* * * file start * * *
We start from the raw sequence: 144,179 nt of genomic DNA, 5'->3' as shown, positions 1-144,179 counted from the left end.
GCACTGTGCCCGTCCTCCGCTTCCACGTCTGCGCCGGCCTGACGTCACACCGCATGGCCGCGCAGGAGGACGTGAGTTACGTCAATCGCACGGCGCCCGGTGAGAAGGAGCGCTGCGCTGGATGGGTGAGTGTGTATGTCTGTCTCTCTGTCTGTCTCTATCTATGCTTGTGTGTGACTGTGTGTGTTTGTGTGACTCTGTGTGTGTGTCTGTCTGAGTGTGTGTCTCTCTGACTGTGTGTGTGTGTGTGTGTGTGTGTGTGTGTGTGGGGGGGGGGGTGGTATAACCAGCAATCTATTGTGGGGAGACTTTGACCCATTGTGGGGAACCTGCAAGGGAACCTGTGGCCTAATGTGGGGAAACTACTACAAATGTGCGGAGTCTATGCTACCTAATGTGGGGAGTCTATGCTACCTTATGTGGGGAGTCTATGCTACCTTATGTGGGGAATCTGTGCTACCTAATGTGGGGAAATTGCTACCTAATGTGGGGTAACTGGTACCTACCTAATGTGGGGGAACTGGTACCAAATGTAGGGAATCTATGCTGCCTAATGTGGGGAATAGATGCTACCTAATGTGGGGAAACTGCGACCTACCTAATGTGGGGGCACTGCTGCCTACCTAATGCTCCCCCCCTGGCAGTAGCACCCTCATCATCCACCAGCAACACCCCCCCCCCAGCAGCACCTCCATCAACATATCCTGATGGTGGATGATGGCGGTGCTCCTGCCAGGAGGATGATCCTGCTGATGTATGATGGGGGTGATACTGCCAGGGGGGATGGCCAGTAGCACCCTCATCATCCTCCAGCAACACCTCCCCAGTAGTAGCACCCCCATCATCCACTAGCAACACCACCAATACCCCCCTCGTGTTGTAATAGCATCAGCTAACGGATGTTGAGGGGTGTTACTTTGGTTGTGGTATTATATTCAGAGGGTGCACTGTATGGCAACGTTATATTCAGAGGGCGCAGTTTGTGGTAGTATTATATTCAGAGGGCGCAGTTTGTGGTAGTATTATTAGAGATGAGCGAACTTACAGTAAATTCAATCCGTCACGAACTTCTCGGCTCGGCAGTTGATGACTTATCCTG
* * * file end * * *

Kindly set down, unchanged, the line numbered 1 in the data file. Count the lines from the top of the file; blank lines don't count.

We start from the raw sequence: 144,179 nt of genomic DNA, 5'->3' as shown, positions 1-144,179 counted from the left end.